You may have seen reports in the news lately questioning the benefits of breakfast for weight loss, but I’m not ready to sanction skipping. In my experience, eating breakfast strongly supports weight control, and several studies back what I’ve seen in my 15+ years of counseling clients—breakfast fuels your body when you’re most active, and therefore most likely to burn off what you’ve eaten. It also tends to prevent late night overeating, when you’re less active, and more prone to racking up a fuel surplus that feeds fat cells.
Also, weight loss aside, “breaking the fast” is a savvy nutrition strategy, because it’s a chance to fit in servings of produce, whole grains, healthy fats, and lean proteins. Missing that opportunity, particularly day after day, can lead to shortfalls that deprive your body of important health protective nutrients.
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Eating breakfast, especially one with protein, is also a smart way to build and maintain metabolism-boosting muscle. One recent study, published in the Journal of Nutrition, found that muscle building was 25% greater among people who ate a diet with an evenly distributed protein intake, compared to those who consumed less protein at breakfast, slightly more at lunch, and the majority of their protein at dinner.
Finally, a study published last year from the American Heart Association found that over a 16 year period, regular breakfast skippers had a 27% higher risk of a heart attack or fatal heart disease.
If you’re on board for a daily breakfast, but your biggest barrier is time, here are five tips and tricks to help you create shortcuts, so you can reap the benefits without running late.
Chill your oatmeal
Oatmeal doesn’t have to be served warm. Cook, then chill individual portions, and stash them in the fridge in small containers you can grab, along with a spoon, on your way out the door. Just mix a protein powder (like pea, hemp, or organic whey) into rolled oats, add hot water, stir, fold in fresh fruit, cinnamon, and nuts, and chill. Or skip the protein powder, and mix the oats, fruit, cinnamon, and nuts into nonfat organic Greek yogurt, and chill to make a grab-n-go mueslix.
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Hard boil it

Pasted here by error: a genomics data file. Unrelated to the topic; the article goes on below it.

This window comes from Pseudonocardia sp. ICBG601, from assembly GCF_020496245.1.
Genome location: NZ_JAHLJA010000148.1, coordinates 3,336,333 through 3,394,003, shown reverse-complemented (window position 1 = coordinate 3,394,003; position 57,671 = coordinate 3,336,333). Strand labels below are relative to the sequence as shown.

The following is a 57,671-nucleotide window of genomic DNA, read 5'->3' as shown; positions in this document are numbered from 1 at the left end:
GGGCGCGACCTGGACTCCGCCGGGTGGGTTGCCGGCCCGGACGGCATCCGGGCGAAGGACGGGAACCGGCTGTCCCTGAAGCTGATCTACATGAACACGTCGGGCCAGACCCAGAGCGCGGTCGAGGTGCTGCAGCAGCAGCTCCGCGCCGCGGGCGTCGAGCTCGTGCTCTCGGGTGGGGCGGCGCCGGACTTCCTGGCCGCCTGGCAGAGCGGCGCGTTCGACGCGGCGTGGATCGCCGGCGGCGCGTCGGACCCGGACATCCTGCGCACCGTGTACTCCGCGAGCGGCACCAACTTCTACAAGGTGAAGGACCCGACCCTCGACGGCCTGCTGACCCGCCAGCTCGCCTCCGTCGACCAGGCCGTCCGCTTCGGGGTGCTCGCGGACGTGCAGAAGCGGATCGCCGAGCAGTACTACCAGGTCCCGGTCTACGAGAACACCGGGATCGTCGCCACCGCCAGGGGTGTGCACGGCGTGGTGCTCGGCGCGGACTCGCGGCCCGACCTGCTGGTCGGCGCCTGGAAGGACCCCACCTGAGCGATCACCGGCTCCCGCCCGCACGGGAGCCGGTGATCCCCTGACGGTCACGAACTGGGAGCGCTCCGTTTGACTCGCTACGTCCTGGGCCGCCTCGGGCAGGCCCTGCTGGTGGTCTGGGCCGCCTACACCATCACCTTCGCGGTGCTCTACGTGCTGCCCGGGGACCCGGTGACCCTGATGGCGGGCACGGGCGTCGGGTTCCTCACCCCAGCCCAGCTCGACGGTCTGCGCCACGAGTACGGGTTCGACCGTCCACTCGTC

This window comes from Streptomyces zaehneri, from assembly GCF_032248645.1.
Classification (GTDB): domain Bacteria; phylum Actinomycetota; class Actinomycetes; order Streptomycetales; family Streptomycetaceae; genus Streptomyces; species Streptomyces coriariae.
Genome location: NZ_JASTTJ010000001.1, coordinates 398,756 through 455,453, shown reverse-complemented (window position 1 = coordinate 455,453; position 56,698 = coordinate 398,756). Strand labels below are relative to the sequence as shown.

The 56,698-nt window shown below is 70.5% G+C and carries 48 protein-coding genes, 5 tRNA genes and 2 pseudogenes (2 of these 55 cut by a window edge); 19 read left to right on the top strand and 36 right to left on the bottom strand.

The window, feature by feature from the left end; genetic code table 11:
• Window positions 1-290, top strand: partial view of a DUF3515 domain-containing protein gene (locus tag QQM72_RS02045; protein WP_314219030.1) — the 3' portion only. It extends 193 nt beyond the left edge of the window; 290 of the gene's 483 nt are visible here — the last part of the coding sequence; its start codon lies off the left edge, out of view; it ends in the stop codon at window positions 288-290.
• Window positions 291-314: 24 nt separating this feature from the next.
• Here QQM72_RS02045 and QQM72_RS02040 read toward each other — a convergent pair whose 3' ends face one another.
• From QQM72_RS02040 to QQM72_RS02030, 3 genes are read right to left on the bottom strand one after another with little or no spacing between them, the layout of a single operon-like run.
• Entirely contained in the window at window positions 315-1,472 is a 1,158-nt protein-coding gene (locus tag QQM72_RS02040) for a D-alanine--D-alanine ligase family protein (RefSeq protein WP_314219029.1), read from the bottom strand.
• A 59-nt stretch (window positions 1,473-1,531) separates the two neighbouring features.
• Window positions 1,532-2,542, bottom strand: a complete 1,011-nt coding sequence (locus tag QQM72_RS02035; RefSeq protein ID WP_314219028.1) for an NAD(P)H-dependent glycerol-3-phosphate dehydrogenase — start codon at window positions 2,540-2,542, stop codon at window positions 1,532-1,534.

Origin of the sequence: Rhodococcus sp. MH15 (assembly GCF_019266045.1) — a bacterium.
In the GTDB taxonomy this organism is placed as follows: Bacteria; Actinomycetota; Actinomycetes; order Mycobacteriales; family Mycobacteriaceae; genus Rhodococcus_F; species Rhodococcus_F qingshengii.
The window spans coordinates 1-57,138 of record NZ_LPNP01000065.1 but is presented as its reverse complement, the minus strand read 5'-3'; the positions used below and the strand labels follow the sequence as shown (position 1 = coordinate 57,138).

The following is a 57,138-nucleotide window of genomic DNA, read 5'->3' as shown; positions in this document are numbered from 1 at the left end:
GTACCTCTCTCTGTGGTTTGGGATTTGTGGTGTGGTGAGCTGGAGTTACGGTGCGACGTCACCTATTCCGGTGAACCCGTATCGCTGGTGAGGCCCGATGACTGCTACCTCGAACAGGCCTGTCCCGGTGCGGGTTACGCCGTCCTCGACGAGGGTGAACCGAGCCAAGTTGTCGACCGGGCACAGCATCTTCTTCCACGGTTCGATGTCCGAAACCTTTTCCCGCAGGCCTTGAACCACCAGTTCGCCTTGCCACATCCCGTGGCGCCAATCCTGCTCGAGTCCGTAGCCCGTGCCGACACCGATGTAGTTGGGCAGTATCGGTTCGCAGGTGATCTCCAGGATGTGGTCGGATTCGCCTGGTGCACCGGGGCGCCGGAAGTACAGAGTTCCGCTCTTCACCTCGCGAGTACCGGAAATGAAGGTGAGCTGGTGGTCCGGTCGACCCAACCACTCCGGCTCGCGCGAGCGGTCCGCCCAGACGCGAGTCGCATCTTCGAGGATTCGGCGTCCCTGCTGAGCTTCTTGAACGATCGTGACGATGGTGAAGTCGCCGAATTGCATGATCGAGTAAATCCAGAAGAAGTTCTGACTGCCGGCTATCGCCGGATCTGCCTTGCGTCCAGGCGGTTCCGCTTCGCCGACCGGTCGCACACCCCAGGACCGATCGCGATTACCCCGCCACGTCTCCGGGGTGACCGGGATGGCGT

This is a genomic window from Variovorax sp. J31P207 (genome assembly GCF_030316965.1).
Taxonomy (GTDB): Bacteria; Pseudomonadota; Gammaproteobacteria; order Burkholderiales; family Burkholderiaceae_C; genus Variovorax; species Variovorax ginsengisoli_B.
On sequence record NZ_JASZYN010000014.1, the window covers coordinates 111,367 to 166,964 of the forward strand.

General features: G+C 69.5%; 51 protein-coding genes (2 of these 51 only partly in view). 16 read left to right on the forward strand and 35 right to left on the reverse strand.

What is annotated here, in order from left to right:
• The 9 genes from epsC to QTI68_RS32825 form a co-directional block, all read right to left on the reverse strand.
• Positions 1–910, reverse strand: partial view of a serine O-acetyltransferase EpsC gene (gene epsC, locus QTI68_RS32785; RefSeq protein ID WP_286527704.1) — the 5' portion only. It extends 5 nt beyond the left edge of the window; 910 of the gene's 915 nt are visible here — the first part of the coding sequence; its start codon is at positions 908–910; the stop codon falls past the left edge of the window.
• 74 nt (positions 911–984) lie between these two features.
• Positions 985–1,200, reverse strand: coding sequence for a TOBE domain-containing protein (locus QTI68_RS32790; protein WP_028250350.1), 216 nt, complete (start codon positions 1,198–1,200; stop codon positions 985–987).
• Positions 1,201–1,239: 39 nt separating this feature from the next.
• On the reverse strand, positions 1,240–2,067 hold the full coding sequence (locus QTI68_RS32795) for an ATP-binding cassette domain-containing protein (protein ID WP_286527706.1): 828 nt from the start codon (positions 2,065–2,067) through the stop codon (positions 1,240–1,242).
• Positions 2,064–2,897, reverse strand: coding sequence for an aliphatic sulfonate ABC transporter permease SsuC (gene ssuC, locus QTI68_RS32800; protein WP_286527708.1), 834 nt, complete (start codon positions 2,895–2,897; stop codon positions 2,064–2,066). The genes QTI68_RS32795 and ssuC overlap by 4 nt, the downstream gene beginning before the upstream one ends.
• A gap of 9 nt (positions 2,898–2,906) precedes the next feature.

Many of my clients enjoy omelets on the weekends, but feel like an egg-based breakfast takes too much time during the week. For a make-ahead option, prep hard boiled organic eggs on a Sunday for the upcoming week. While you’re making dinner, take a few extra minutes to whip up a simple egg salad for breakfast the next morning. Mix chopped egg with either guacamole or pesto, diced or shredded veggies, and a small scoop of cooked, chilled quinoa or brown rice. Grab a portion with a fork in the a.m., and you’re good to go.
Have dinner for breakfast
It may seem odd to chow down on a garden salad topped with lentils or salmon at 8 am, but who says breakfast meals have to look different than lunch or dinner? Many of my clients make double portions in the evening, and eat seconds for breakfast the next day. Give it a try – you may just find that warmed up stir fry, veggie “pasta,” or a crisp entrée salad is your new favorite way to start the day.
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Pre-whip your smoothie
Smoothies are pretty fast, but I know that when you’re running late, just tossing ingredients into a blender and pressing a button can require more time than you can spare. If that tends to be the case, blend up a smoothie just before bed, stash it in a sealed to-go jug in the fridge, grab it on your way out the door, and shake it up before sipping.
Make a meal out of snack foods
It’s perfectly OK to cobble together a breakfast from an assortment of snack foods, including veggies with hummus and whole grain crackers, or trail mix made from nuts or seeds, unsweetened preservative-free dried fruit, and a whole grain cereal you can eat with your hands. Bon (breakfast) appetit!
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Cynthia Sass, MPH, RD, is Health’s contributing nutrition editor, and privately counsels clients in New York, Los Angeles, and long distance. Cynthia is currently the sports nutrition consultant to the New York Rangers NHL team and the Tampa Bay Rays MLB team, and is board certified as a specialist in sports dietetics.
This article originally appeared on Health.com.
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